Amended bill allows only Orthodox IDF chief chaplain

IDF chief chaplain will move from observer status to full-fledged member of the 17-rabbi council.

The Knesset’s Internal Affairs and Environment Committee on Tuesday approved a bill that would make the IDF chief chaplain a member of the Chief Rabbinate Council.
Sponsored by MK Uri Ariel (National Union) and seven others, the bill would change the observer status of the IDF chief chaplain to a full-fledged member of the 17- rabbi body, which serves primarily as an advisory panel to the two chief rabbis, who head the council.
The rationale behind Ariel’s bill is that given the large scope of the responsibilities relating to Jewish law in the army, and the large numbers of conversions in the IDF, the chief chaplain should become an inherent part of the state’s rabbinate.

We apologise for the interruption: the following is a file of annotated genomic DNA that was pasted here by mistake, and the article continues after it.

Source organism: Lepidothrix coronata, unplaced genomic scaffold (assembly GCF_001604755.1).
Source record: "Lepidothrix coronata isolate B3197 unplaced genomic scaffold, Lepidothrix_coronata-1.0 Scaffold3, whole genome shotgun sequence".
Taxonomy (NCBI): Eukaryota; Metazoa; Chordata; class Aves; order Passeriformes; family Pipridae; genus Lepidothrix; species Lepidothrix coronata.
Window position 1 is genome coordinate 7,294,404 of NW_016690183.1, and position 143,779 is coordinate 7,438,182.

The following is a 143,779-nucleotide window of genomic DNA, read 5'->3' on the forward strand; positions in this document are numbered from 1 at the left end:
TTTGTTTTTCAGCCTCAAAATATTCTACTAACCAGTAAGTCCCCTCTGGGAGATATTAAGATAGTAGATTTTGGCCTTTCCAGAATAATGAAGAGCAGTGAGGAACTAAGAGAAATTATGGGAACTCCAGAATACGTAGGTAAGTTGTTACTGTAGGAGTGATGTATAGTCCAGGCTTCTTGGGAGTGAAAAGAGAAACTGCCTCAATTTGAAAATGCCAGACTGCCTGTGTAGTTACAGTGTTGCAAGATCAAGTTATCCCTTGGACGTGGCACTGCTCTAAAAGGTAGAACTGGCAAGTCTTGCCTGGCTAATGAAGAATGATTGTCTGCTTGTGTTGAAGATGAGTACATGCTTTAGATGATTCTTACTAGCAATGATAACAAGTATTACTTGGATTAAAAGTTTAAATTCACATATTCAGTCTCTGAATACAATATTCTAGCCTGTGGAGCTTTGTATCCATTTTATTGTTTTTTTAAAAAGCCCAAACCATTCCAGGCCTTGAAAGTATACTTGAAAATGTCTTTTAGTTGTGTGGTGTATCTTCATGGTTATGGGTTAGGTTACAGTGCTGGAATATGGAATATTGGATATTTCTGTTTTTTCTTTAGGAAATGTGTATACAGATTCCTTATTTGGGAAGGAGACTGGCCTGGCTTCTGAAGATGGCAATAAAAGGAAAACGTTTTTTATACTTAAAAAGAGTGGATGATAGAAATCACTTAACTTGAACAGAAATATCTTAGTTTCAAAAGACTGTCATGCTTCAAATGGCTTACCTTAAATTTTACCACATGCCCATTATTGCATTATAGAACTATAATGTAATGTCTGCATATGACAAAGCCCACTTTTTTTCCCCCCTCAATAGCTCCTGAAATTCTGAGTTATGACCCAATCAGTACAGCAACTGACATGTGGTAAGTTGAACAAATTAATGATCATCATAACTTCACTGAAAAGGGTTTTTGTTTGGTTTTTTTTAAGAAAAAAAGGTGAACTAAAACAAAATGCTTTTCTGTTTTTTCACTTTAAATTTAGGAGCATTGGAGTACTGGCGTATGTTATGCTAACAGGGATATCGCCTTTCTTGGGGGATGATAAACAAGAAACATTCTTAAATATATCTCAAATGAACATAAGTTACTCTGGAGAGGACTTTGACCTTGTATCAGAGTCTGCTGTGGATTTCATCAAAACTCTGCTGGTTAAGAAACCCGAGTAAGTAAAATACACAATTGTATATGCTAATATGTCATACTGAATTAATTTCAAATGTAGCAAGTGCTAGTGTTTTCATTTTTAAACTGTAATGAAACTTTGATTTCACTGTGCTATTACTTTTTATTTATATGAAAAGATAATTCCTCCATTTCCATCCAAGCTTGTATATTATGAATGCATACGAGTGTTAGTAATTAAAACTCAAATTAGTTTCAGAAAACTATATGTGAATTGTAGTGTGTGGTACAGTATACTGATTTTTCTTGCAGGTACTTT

In a hearing on the bill in the same committee last month, committee chairman David Azoulay (Shas) and others expressed concern that the bill, as then written, could allow a Reform rabbi to be appointed IDF chief chaplain and effectively become part of the Chief Rabbinate Council.
An amendment to the bill presented on Tuesday stipulates that an IDF chief rabbi who would be a member of the council must be confirmed by the council as a rabbi.
The bill now goes to the Knesset plenum for its second and third readings.